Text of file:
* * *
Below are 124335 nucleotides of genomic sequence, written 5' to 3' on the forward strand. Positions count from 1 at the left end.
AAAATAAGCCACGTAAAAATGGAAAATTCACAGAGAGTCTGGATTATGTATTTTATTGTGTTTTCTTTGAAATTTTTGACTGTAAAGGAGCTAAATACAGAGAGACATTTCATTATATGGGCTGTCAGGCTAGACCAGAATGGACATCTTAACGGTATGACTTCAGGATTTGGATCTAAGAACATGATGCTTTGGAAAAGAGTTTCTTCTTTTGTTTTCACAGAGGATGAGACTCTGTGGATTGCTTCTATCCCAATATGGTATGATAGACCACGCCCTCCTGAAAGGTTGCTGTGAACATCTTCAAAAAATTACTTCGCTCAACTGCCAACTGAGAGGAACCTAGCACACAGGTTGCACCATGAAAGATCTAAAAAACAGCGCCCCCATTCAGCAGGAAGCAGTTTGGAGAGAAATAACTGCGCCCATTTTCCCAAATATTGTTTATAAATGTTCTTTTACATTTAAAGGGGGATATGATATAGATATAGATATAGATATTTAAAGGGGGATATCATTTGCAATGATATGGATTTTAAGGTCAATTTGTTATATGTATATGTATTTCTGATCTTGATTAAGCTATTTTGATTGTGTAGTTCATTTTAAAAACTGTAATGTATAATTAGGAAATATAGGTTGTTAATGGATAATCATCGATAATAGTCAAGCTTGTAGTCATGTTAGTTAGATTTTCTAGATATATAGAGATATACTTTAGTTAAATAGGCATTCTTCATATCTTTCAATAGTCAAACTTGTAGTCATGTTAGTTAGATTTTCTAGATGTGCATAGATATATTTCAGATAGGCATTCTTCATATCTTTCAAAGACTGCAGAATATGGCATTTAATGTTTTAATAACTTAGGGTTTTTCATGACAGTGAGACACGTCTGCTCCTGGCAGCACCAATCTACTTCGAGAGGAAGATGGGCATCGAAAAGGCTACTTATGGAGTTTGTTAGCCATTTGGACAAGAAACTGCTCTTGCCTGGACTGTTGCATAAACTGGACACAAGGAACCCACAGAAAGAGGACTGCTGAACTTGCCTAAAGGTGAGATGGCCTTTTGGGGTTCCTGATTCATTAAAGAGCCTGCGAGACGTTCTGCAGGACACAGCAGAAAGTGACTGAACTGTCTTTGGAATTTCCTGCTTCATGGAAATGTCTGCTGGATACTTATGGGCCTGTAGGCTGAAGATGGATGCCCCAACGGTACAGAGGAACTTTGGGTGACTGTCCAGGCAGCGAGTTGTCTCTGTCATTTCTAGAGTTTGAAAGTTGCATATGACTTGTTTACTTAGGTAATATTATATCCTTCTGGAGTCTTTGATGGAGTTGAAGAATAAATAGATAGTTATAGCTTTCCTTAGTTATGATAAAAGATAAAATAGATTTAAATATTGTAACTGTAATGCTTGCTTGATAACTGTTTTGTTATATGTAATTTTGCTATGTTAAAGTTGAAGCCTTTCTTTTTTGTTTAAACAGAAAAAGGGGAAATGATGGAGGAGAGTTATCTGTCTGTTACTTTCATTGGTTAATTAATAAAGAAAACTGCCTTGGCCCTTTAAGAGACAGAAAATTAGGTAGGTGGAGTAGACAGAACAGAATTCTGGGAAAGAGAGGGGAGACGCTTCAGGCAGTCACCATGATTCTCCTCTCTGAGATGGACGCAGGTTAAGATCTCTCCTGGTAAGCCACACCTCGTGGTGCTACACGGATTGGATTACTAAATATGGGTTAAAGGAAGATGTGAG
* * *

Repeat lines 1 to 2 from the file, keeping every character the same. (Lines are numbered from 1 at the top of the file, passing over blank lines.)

Below are 124335 nucleotides of genomic sequence, written 5' to 3' on the forward strand. Positions count from 1 at the left end.
AAAATAAGCCACGTAAAAATGGAAAATTCACAGAGAGTCTGGATTATGTATTTTATTGTGTTTTCTTTGAAATTTTTGACTGTAAAGGAGCTAAATACAGAGAGACATTTCATTATATGGGCTGTCAGGCTAGACCAGAATGGACATCTTAACGGTATGACTTCAGGATTTGGATCTAAGAACATGATGCTTTGGAAAAGAGTTTCTTCTTTTGTTTTCACAGAGGATGAGACTCTGTGGATTGCTTCTATCCCAATATGGTATGATAGACCACGCCCTCCTGAAAGGTTGCTGTGAACATCTTCAAAAAATTACTTCGCTCAACTGCCAACTGAGAGGAACCTAGCACACAGGTTGCACCATGAAAGATCTAAAAAACAGCGCCCCCATTCAGCAGGAAGCAGTTTGGAGAGAAATAACTGCGCCCATTTTCCCAAATATTGTTTATAAATGTTCTTTTACATTTAAAGGGGGATATGATATAGATATAGATATAGATATTTAAAGGGGGATATCATTTGCAATGATATGGATTTTAAGGTCAATTTGTTATATGTATATGTATTTCTGATCTTGATTAAGCTATTTTGATTGTGTAGTTCATTTTAAAAACTGTAATGTATAATTAGGAAATATAGGTTGTTAATGGATAATCATCGATAATAGTCAAGCTTGTAGTCATGTTAGTTAGATTTTCTAGATATATAGAGATATACTTTAGTTAAATAGGCATTCTTCATATCTTTCAATAGTCAAACTTGTAGTCATGTTAGTTAGATTTTCTAGATGTGCATAGATATATTTCAGATAGGCATTCTTCATATCTTTCAAAGACTGCAGAATATGGCATTTAATGTTTTAATAACTTAGGGTTTTTCATGACAGTGAGACACGTCTGCTCCTGGCAGCACCAATCTACTTCGAGAGGAAGATGGGCATCGAAAAGGCTACTTATGGAGTTTGTTAGCCATTTGGACAAGAAACTGCTCTTGCCTGGACTGTTGCATAAACTGGACACAAGGAACCCACAGAAAGAGGACTGCTGAACTTGCCTAAAGGTGAGATGGCCTTTTGGGGTTCCTGATTCATTAAAGAGCCTGCGAGACGTTCTGCAGGACACAGCAGAAAGTGACTGAACTGTCTTTGGAATTTCCTGCTTCATGGAAATGTCTGCTGGATACTTATGGGCCTGTAGGCTGAAGATGGATGCCCCAACGGTACAGAGGAACTTTGGGTGACTGTCCAGGCAGCGAGTTGTCTCTGTCATTTCTAGAGTTTGAAAGTTGCATATGACTTGTTTACTTAGGTAATATTATATCCTTCTGGAGTCTTTGATGGAGTTGAAGAATAAATAGATAGTTATAGCTTTCCTTAGTTATGATAAAAGATAAAATAGATTTAAATATTGTAACTGTAATGCTTGCTTGATAACTGTTTTGTTATATGTAATTTTGCTATGTTAAAGTTGAAGCCTTTCTTTTTTGTTTAAACAGAAAAAGGGGAAATGATGGAGGAGAGTTATCTGTCTGTTACTTTCATTGGTTAATTAATAAAGAAAACTGCCTTGGCCCTTTAAGAGACAGAAAATTAGGTAGGTGGAGTAGACAGAACAGAATTCTGGGAAAGAGAGGGGAGACGCTTCAGGCAGTCACCATGATTCTCCTCTCTGAGATGGACGCAGGTTAAGATCTCTCCTGGTAAGCCACACCTCGTGGTGCTACACGGATTGGATTACTAAATATGGGTTAAAGGAAGATGTGAG